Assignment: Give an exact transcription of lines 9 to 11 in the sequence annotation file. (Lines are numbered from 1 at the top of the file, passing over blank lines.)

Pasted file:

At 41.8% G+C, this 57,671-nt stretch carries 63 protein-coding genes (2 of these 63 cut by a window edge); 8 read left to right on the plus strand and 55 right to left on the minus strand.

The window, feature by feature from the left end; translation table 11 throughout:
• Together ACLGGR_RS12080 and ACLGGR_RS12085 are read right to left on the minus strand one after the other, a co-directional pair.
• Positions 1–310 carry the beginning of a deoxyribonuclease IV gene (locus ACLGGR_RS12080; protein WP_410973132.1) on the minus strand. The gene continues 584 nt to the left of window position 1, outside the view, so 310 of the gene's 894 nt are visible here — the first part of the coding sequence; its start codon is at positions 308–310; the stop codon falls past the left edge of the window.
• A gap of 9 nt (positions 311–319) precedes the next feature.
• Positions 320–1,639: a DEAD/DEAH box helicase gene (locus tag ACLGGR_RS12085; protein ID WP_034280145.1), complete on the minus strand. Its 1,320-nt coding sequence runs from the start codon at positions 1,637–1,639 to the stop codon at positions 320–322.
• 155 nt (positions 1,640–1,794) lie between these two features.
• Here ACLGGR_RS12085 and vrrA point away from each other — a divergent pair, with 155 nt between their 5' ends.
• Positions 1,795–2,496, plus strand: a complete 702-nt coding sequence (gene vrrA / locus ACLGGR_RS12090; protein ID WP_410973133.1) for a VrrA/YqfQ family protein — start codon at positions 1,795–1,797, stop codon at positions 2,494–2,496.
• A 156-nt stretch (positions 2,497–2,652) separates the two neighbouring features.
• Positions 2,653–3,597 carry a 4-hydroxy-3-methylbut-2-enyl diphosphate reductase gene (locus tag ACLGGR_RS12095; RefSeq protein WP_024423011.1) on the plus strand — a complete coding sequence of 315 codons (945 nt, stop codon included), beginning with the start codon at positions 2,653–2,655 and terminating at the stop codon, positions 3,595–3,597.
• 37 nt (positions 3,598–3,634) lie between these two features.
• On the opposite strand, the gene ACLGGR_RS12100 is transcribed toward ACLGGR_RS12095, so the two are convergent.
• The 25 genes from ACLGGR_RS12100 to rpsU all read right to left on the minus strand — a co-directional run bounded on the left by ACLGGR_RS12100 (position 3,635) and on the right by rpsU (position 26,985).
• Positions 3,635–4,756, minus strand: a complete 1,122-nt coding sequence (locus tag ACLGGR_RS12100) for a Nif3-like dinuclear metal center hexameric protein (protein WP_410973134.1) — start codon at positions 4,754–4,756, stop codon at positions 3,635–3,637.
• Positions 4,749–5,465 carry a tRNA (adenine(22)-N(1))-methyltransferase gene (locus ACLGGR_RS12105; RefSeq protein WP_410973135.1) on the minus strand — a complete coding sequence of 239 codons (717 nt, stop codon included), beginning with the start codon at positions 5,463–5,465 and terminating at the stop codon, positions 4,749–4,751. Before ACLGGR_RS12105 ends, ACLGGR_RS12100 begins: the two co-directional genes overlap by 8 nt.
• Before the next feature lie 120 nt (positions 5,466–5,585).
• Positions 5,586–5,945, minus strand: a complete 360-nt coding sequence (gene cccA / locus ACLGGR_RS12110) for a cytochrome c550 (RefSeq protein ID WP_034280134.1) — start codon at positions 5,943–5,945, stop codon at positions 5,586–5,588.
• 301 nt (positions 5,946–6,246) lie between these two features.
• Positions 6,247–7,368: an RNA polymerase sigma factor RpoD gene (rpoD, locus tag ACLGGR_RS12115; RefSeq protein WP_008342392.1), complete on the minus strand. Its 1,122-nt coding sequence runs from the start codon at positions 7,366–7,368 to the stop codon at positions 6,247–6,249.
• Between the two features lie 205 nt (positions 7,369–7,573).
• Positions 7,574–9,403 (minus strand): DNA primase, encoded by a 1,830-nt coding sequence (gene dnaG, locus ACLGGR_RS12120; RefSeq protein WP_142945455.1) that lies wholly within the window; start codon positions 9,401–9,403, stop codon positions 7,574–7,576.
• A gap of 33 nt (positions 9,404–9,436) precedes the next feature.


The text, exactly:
• Positions 1,795–2,496, plus strand: a complete 702-nt coding sequence (gene vrrA / locus ACLGGR_RS12090; protein ID WP_410973133.1) for a VrrA/YqfQ family protein — start codon at positions 1,795–1,797, stop codon at positions 2,494–2,496.
• A 156-nt stretch (positions 2,497–2,652) separates the two neighbouring features.
• Positions 2,653–3,597 carry a 4-hydroxy-3-methylbut-2-enyl diphosphate reductase gene (locus tag ACLGGR_RS12095; RefSeq protein WP_024423011.1) on the plus strand — a complete coding sequence of 315 codons (945 nt, stop codon included), beginning with the start codon at positions 2,653–2,655 and terminating at the stop codon, positions 3,595–3,597.